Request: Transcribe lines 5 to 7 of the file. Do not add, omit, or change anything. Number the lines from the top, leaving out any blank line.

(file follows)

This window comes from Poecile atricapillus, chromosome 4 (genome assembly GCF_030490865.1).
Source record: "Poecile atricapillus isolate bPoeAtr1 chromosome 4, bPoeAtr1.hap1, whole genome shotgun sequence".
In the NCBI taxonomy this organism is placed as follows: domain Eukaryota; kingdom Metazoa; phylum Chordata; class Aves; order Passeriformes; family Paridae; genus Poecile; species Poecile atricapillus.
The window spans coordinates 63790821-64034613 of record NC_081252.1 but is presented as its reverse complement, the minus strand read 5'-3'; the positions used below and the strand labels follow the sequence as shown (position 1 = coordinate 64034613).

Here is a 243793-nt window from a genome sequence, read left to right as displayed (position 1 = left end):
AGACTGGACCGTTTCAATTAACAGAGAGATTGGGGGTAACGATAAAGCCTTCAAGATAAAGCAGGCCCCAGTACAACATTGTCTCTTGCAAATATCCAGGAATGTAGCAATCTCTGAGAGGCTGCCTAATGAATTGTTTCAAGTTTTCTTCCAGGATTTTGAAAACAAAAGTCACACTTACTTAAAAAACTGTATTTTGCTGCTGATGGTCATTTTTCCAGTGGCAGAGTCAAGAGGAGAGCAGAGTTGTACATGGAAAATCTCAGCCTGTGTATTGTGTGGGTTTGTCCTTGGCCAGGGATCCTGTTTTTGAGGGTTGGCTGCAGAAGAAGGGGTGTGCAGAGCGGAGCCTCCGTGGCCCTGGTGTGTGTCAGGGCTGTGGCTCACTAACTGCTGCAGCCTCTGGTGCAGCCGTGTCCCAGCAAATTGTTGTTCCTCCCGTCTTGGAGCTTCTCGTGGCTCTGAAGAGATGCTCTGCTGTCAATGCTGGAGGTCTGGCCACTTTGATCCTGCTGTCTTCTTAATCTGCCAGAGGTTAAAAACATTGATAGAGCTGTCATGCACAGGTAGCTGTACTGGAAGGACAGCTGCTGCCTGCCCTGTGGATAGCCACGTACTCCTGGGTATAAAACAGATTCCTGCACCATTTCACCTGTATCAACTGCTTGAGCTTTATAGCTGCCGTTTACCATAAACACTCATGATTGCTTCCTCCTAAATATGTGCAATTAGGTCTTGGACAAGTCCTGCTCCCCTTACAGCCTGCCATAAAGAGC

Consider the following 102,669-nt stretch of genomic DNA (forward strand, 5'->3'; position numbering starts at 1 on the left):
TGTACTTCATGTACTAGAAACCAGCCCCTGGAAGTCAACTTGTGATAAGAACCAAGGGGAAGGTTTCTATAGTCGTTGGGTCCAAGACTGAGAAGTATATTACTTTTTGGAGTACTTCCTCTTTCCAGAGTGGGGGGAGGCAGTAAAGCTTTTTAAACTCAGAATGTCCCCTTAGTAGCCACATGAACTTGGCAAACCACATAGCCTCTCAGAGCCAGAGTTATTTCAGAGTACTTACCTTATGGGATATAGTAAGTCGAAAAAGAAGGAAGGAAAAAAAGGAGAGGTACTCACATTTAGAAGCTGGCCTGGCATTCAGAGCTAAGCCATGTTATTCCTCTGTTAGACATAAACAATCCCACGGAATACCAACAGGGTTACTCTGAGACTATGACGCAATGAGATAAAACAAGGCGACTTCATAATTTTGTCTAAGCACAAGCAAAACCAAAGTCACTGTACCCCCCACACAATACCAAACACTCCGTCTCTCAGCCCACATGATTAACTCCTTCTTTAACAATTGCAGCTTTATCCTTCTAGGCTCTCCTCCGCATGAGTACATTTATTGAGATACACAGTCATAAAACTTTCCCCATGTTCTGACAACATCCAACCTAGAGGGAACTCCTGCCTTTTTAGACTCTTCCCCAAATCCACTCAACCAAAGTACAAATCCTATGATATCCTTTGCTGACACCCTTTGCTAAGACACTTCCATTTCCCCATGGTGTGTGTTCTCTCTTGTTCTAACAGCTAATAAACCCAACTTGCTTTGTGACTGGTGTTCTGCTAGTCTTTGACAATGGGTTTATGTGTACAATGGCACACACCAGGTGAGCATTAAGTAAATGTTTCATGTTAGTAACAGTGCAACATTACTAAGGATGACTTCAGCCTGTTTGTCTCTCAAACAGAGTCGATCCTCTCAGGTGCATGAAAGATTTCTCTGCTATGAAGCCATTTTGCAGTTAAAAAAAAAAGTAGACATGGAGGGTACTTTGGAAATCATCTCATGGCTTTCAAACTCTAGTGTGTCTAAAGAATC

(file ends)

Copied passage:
Here is a 243793-nt window from a genome sequence, read left to right as displayed (position 1 = left end):
AGACTGGACCGTTTCAATTAACAGAGAGATTGGGGGTAACGATAAAGCCTTCAAGATAAAGCAGGCCCCAGTACAACATTGTCTCTTGCAAATATCCAGGAATGTAGCAATCTCTGAGAGGCTGCCTAATGAATTGTTTCAAGTTTTCTTCCAGGATTTTGAAAACAAAAGTCACACTTACTTAAAAAACTGTATTTTGCTGCTGATGGTCATTTTTCCAGTGGCAGAGTCAAGAGGAGAGCAGAGTTGTACATGGAAAATCTCAGCCTGTGTATTGTGTGGGTTTGTCCTTGGCCAGGGATCCTGTTTTTGAGGGTTGGCTGCAGAAGAAGGGGTGTGCAGAGCGGAGCCTCCGTGGCCCTGGTGTGTGTCAGGGCTGTGGCTCACTAACTGCTGCAGCCTCTGGTGCAGCCGTGTCCCAGCAAATTGTTGTTCCTCCCGTCTTGGAGCTTCTCGTGGCTCTGAAGAGATGCTCTGCTGTCAATGCTGGAGGTCTGGCCACTTTGATCCTGCTGTCTTCTTAATCTGCCAGAGGTTAAAAACATTGATAGAGCTGTCATGCACAGGTAGCTGTACTGGAAGGACAGCTGCTGCCTGCCCTGTGGATAGCCACGTACTCCTGGGTATAAAACAGATTCCTGCACCATTTCACCTGTATCAACTGCTTGAGCTTTATAGCTGCCGTTTACCATAAACACTCATGATTGCTTCCTCCTAAATATGTGCAATTAGGTCTTGGACAAGTCCTGCTCCCCTTACAGCCTGCCATAAAGAGC

Consider the following 102,669-nt stretch of genomic DNA (forward strand, 5'->3'; position numbering starts at 1 on the left):